South Africans "put a stamp on it" for Mandela

Lindy Madau and her eight-year old son Vusani, show off their Mandela tattoos as they head into Orlando Stadium in Soweto, where authorities broadcast Nelson Mandela's state funeral on big screens.
Alphonso Van Marsh

JOHANNESBURG - As South Africans poured into Soweto's Orlando Stadium to watch Nelson Mandela's funeral on specially-set up big screen televisions, artist Ronald Thobega was chasing them down with an ink-filled sponge and a rubber stamp. The mourners were happy to let Thobega stamp them on their arms, forehead, cheeks and hands; for about $0.05 a hit, they walk away with a temporary tattoo of Mandela's likeness.

"We love Tata [Mandela]. This is a big day and the tattoo is a nice way to show our love and admiration for him,"  said Lindy Madau. She bought a green ink-colored Mandela stamp for her left cheek and a second stamp for her 8-year old son Vusani.

"Mandela is our hero. I like his tattoo," Vusani says, as he posed with his mother to show off their new ink.

Thobega says he and another artist came up with the idea of carving rubber tire bits into the likeness of the anti-apartheid hero, after they sold thousands of stamped impressions of pop star Rhihanna outside her South Africa concert hall last October.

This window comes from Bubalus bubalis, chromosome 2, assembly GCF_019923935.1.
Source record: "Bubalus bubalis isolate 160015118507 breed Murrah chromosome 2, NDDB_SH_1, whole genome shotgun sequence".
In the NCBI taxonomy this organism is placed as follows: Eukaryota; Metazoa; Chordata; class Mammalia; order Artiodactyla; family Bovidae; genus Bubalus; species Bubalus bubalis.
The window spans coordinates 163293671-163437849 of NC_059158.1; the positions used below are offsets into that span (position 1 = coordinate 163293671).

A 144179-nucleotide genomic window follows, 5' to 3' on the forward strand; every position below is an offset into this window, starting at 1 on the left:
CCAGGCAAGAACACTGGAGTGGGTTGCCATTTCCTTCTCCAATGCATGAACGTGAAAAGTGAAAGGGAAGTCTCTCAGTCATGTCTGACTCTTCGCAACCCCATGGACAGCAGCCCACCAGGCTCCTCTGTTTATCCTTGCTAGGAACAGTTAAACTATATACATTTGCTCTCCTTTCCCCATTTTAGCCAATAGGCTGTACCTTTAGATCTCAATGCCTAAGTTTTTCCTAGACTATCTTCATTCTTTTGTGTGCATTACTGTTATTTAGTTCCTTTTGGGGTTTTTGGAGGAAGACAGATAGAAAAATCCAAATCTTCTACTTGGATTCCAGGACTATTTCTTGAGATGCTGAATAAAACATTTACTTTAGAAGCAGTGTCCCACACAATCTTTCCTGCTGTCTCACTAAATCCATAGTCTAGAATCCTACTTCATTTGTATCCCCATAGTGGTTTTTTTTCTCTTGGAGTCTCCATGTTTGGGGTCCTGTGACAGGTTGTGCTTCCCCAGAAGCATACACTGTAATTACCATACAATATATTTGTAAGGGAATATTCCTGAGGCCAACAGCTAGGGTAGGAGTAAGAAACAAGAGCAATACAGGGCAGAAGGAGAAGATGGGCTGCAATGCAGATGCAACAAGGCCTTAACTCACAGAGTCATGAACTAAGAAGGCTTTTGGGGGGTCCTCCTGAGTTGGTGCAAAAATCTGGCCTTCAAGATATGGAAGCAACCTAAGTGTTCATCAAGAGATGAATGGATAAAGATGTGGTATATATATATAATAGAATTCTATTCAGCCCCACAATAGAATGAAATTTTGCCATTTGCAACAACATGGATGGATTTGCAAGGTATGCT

Thobega claims he'd sold and stamped more than 10,000 Mandela ink tattoos since the beginning of South Africa's 10-day period of mourning to mark the death of Nelson Mandela.

"It cost us only about three dollars to make the stamp, and everybody loved it," Thobega says. "Earlier this week we sold tattoos outside Madiba's memorial service in Johannesburg. We've traveled to Pretoria, where Mandela lay in state, later in the week. Now we are here in Soweto for the funeral."

On the other side of the stadium, Mandela stamp seller Phillip Mahlangu was also doing good business. The 43-year-old artist says he usually sells stamps of soccer teams like South Africa's Kaizer Chiefs Football Club outside local stadiums.

“I made the stamp from memory. I didn’t need a picture,” Mahlangu says.

Most South Africans are celebrating the life of Mandela, wearing hats, t-shirts, batiks, jackets, patches and other items baring his likeness. The tattoos have become an important part of that.

"It is temporary. After the service, they can go home and wash it off with water," Mahlangu says.